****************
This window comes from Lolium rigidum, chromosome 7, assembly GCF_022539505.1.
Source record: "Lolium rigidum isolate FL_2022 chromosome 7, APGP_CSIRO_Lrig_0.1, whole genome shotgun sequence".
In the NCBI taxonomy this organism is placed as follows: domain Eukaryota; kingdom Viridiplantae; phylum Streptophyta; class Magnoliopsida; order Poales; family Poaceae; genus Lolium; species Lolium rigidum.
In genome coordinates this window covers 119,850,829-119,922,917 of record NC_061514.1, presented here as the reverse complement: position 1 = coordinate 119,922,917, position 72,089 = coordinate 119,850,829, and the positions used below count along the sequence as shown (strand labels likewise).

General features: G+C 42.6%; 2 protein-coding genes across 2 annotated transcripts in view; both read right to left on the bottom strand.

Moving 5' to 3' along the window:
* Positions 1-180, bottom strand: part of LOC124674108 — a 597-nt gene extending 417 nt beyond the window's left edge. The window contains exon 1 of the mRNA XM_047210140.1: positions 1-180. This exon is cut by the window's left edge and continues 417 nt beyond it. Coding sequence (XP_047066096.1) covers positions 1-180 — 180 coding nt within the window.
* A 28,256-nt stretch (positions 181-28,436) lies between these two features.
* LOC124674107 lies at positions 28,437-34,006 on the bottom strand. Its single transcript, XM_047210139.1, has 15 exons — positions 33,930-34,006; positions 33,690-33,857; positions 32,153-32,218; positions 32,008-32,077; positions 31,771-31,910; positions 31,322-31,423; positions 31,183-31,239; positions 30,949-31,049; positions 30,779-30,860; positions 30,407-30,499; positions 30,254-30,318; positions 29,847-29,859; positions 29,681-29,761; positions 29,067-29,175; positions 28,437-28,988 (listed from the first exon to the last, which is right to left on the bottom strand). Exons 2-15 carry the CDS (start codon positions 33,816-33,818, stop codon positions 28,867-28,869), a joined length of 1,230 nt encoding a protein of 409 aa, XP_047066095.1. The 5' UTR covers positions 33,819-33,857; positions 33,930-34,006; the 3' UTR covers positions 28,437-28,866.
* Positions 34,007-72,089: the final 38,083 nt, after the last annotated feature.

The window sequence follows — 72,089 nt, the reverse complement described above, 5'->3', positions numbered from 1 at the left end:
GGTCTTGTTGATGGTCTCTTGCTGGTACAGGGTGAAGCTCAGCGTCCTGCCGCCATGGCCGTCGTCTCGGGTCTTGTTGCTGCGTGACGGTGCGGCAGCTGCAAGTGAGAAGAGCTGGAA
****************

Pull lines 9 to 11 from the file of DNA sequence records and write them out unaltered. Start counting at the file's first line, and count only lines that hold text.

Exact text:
* LOC124674107 lies at positions 28,437-34,006 on the bottom strand. Its single transcript, XM_047210139.1, has 15 exons — positions 33,930-34,006; positions 33,690-33,857; positions 32,153-32,218; positions 32,008-32,077; positions 31,771-31,910; positions 31,322-31,423; positions 31,183-31,239; positions 30,949-31,049; positions 30,779-30,860; positions 30,407-30,499; positions 30,254-30,318; positions 29,847-29,859; positions 29,681-29,761; positions 29,067-29,175; positions 28,437-28,988 (listed from the first exon to the last, which is right to left on the bottom strand). Exons 2-15 carry the CDS (start codon positions 33,816-33,818, stop codon positions 28,867-28,869), a joined length of 1,230 nt encoding a protein of 409 aa, XP_047066095.1. The 5' UTR covers positions 33,819-33,857; positions 33,930-34,006; the 3' UTR covers positions 28,437-28,866.
* Positions 34,007-72,089: the final 38,083 nt, after the last annotated feature.

The window sequence follows — 72,089 nt, the reverse complement described above, 5'->3', positions numbered from 1 at the left end: